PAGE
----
‘Come, Follow Me’ for Feb. 26-March 3: What have Church leaders and scholars said about 2 Nephi 11-19?

This week’s study guide includes writings of the prophet Isaiah as recorded by Nephi

This week’s “Come, Follow Me” study guide covers 2 Nephi 11–19, which includes writings of the prophet Isaiah as recorded by Nephi.

Following are a few quotes from past and present Church leaders about these chapters.

2 Nephi 11

“In the Book of Mormon, Nephi speaks often of delight. He delights ‘in the things of the Lord,’ ‘in the scriptures,’ and ‘in the great and eternal plan’ of our Father in Heaven (see 2 Nephi 4:15–16; 11:2–8). Notably, Nephi often remembers his sources of delight in the midst of affliction, serving to lift and focus his spirit on eternal blessings.

“We too should delight in the things of the Lord for it will ‘lift’ our hearts and give us cause to ‘rejoice’ (2 Nephi 11:8).”

— Sister Susan W. Tanner, then the recently-released Young Women general president, April 2008 general conference, “My Soul Delighteth in the Things of the Lord

“Sisters, we are the covenant people, blessed to live on the earth when we can prepare in earnest for the second coming of our Savior. I pray that we will daily rejoice in being alive now when we can covenant through baptism and in the house of the Lord. I feel as Nephi expressed, ‘My soul delighteth in the covenants of the Lord … ; yea, my soul delighteth in his grace, and in his justice, and power, and mercy in the great and eternal plan of deliverance from death’ (2 Nephi 11:5). To be a woman of covenant is a sacred and holy calling. Our covenants should ennoble us, serving as inspiration and incentive. A deepened understanding of our covenants lifts our vision to the loftier vistas awaiting us.”

— Sister Elaine L. Jack, then the Relief Society general president, April 1992 general conference, “Look Up and Press On

“It is all so wondrously Christ-centered. Whether in the structure of the atom or of the galaxies, or in the truths about temples and families, for those who have eyes to see, all things ‘from the beginning of the world’ (2 Nephi 11:4) ‘bear record of [God]’ (Moses 6:63). They are designed to point us to Christ, typifying Him, so that we might follow Him, have faith in Him and keep His commandments.”

— Elder Neal A. Maxwell, April 1986 general conference, “‘Called and Prepared from the Foundation of the World’”

2 Nephi 12

“Isaiah’s words are easier to understand as we learn more about the Eastern writing traditions of Isaiah’s day, such as poetry and symbols. Isaiah most often used complex symbols in his writings.

“For example, Isaiah wrote about those who are ‘high and lifted up’ as being like the ‘cedars of Lebanon’ and the ‘oaks of Bashan [Syria]’ (2 Nephi 12:13). Cedars and oaks are hardwood trees. Isaiah used a poetic way to say that proud and lofty people are like tall trees because they have hardened their hearts and think that they are better than others. Reading Isaiah like poetry can help us better understand what he taught.”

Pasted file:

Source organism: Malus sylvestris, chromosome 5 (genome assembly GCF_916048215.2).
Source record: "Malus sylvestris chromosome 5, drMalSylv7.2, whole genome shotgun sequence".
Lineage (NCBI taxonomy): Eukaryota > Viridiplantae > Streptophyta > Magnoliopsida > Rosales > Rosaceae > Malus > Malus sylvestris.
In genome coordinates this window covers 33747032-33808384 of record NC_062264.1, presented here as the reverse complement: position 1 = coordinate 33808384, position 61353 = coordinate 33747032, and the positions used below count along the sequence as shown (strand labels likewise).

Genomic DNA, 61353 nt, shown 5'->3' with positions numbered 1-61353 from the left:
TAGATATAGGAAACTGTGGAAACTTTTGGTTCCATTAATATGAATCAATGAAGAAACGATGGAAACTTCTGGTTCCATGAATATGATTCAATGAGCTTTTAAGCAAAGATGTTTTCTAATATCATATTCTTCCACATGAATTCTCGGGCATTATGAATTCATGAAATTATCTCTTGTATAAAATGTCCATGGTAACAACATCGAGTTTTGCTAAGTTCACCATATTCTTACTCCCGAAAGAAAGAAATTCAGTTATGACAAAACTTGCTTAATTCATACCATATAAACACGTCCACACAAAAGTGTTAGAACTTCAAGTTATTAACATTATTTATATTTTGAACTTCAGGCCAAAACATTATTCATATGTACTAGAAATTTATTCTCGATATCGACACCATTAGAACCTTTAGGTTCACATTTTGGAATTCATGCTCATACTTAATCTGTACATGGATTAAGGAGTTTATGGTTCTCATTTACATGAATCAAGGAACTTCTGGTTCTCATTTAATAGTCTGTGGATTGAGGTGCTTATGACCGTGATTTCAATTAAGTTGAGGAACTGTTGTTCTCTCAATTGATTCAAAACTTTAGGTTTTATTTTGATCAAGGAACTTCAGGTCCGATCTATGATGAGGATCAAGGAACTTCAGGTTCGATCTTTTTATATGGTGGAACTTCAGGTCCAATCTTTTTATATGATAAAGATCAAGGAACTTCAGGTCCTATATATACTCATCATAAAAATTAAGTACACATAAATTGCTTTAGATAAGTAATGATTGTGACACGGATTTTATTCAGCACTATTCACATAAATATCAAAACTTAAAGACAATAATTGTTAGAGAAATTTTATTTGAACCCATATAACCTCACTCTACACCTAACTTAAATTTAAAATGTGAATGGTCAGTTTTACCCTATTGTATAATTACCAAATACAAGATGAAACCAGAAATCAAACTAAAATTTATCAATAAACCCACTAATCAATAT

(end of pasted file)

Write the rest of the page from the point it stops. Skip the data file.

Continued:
Brother Bradley R. Wilcox, then the second counselor in the Young Men general presidency, in the September 2022 For the Strength of Youth article, “Nephi’s Four Keys for Understanding Isaiah

“We all understand that the Lord answers prayers and provides inspiration in a variety of venues. It could be as we pray at the side of our bed, as we study the scriptures, as we listen to a general conference talk, or in a variety of other settings, but the Lord has made it clear that there are ‘great things’ (1 Nephi 18:3) reserved for those who are willing to pay the price and be worthy to ‘go up to the mountain of the Lord’ (2 Nephi 12:3).

“Attending the temple as often as our circumstances allow increases our ability to learn and apply what we are taught in the temple. The great lessons of the temple will be written in our hearts and minds, and the associated blessings of temple attendance will be ours as we remember and keep the covenants we make.”

Bishop W. Christopher Waddell, first counselor in the Presiding Bishopric, in the October 2021 YA Weekly article, “Are You Ready?

“As you appropriately seek for and apply unto the spirit of revelation, I promise you will ‘walk in the light of the Lord’ (Isaiah 2:5; 2 Nephi 12:5). Sometimes the spirit of revelation will operate immediately and intensely, other times subtly and gradually, and often so delicately you may not even consciously recognize it. But regardless of the pattern whereby this blessing is received, the light it provides will illuminate and enlarge your soul, enlighten your understanding, and direct and protect you and your family.”

Elder David A. Bednar, April 2011 general conference, “The Spirit of Revelation

“Isaiah Writes of Christ’s Birth (The Prophet Isaiah Foretells Christ’s Birth)” is by Harry Anderson. | Credit: The Church of Jesus Christ of Latter-day Saints

2 Nephi 13

“While attending a youth fireside with Elder Richard G. Scott, I noticed five youths scattered among the congregation whose countenances or body language almost screamed that something was spiritually amiss in their lives. After the meeting, when I mentioned the five youths to Elder Scott, he simply replied, ‘There were eight.’